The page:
is [e Notesfl

Bag with - carrierl5p) from 1st of May.

to be seen

RESTAURANT: Tue—Sat (evenings only) Table D’Héte and a la carte menus

BRASSERIE: Seven days: lunchtimes and evenings Wide range of meals available


We our shirt on it.

* The waitresses in Times Square have a message


for‘you. On the backs of their blouses is the legend: If it ain't Ed‘s . . . it ain't edLble. * It‘s a message that serves Ed's Broadway Diner well. * Ed runs the food counter in the New York style Bar Diner Known as Times Square; here you can choose anything from Boston Clam Chowder right through to Mexican dishes and kebabs. * In the bar there's plenty of good draught beer to be had and an awesome line-up of bottled and canned beers from around the World. it And for fans of the gridiron there's American football on TV. * The joint is lively and friendly with a real good mlx of people. it So if you want hustle. bustle. good food and drink. forget Times Square. New York and say hi to Times Square in St. Enoch Square.


St Enoch Square Glasgow G1 40H Telephone 041-221 2000



0 Cry Hard and SWlm Jacqueline Spring (Virago £4.50) Jacqueline Spring’s personal account of incestuous abuse by her father implicitly seeks to promote understanding and to work towards an environment which will acknowledge and then suport incest ‘survivors’ (the name preferred to ‘victims’). Her father abused his authoritative familial position, abused the love and trust of his children and violated the sacrosanctity of the family unit. A simple formula relieves the narrator of much guilt and anguish: any adult who enforces his/her sexual will on a child, whether blood-related or not, whether by violence or emotional blackmail, is guilty ofchild sexual abuse. Thus, self-accusations of physical complicity (ie not struggling) are absolved.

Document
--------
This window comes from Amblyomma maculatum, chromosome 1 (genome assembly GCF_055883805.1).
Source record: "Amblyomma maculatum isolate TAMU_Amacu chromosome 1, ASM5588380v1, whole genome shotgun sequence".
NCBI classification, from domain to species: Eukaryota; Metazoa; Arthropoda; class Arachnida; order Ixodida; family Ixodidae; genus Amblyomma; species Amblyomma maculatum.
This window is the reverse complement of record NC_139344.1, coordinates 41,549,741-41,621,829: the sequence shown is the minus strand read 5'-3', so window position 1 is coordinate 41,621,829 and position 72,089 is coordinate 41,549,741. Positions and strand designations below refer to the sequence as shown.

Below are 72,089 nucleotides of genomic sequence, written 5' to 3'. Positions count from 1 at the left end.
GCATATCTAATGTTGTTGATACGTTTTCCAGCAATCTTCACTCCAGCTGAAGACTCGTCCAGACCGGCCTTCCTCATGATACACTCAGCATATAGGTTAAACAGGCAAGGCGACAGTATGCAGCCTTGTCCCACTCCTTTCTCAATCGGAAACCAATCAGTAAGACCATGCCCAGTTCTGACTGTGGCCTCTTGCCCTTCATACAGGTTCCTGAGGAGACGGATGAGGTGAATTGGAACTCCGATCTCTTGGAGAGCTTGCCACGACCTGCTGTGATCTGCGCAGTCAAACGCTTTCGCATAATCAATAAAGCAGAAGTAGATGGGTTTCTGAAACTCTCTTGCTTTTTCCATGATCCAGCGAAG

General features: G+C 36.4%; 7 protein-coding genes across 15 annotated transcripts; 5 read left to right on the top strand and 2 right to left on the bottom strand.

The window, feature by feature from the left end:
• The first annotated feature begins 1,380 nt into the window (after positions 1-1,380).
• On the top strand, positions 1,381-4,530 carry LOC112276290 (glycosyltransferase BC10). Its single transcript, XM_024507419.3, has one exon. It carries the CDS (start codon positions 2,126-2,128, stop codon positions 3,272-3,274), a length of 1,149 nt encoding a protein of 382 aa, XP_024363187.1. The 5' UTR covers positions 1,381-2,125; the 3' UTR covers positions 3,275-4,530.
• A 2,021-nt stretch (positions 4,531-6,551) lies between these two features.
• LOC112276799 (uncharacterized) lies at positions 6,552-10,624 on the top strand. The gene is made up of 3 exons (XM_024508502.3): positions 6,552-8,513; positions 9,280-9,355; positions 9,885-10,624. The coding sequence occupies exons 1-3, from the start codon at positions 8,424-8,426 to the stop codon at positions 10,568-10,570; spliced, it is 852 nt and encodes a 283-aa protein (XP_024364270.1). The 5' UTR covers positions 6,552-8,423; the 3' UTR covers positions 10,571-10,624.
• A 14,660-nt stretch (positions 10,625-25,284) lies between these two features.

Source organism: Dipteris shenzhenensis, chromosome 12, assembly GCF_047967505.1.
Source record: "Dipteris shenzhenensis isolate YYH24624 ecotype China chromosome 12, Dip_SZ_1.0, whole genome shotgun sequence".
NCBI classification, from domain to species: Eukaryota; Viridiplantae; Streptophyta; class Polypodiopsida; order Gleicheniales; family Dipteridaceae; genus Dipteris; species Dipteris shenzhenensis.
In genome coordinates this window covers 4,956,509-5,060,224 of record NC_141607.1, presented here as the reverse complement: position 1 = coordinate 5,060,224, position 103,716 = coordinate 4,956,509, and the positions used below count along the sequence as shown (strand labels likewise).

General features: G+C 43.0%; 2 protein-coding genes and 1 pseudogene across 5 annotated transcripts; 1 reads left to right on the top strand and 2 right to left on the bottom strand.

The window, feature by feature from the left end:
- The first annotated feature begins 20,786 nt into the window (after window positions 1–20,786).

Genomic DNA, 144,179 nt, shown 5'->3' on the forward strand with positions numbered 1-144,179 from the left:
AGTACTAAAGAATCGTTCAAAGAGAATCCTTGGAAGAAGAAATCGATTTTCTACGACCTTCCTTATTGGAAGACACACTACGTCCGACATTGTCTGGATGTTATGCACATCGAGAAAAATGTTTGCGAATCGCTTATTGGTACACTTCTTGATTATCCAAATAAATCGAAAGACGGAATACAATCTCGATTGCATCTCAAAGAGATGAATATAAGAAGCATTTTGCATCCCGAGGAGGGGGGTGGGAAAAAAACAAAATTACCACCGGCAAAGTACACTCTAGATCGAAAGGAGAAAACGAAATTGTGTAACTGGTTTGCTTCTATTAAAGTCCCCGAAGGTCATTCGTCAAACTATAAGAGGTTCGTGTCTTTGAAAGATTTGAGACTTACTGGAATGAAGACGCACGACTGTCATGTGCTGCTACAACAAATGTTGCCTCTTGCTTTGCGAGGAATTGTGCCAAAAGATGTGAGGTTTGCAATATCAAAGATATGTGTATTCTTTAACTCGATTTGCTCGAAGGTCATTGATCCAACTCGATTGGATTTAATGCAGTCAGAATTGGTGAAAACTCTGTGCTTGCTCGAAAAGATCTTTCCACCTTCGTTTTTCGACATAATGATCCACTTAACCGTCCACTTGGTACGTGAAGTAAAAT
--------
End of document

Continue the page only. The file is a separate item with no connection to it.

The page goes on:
The book begins with a series of never-sent letters, written by a narrator who is hauntingly child and hauntingly adult. The family structure is described as the author accuses her mother of not protecting her children: ‘It is impossible to guess from your face what you are thinking, Mama. Idare not question you. To you, He is always right. There is always a good reason behind what he does. You love Him best, therefore His power is absolute. Of course we love Him too, and we know He is right. Which means it is we who are wrong, who are bad. We are all grey angels pretending to be white.‘

A stiflineg dutiful mother, an autocratic father and an all-pervading ethos pf presenting a solid happy family image, distort the narrator’s childhood perceptions. Throughout, the narrative is punctuated with poems which. by the density of their emotional content, serve to heighten the chaotic and intense confusion. Guided by Eve. the model therapist who manages to avoid the trust-tests set for her, the healing process begins. Layers and layers of psychological skin are peeled away to reveal the open wound of the ‘hurt child’ (Ms Spring’s poignant euphemism for the abused child).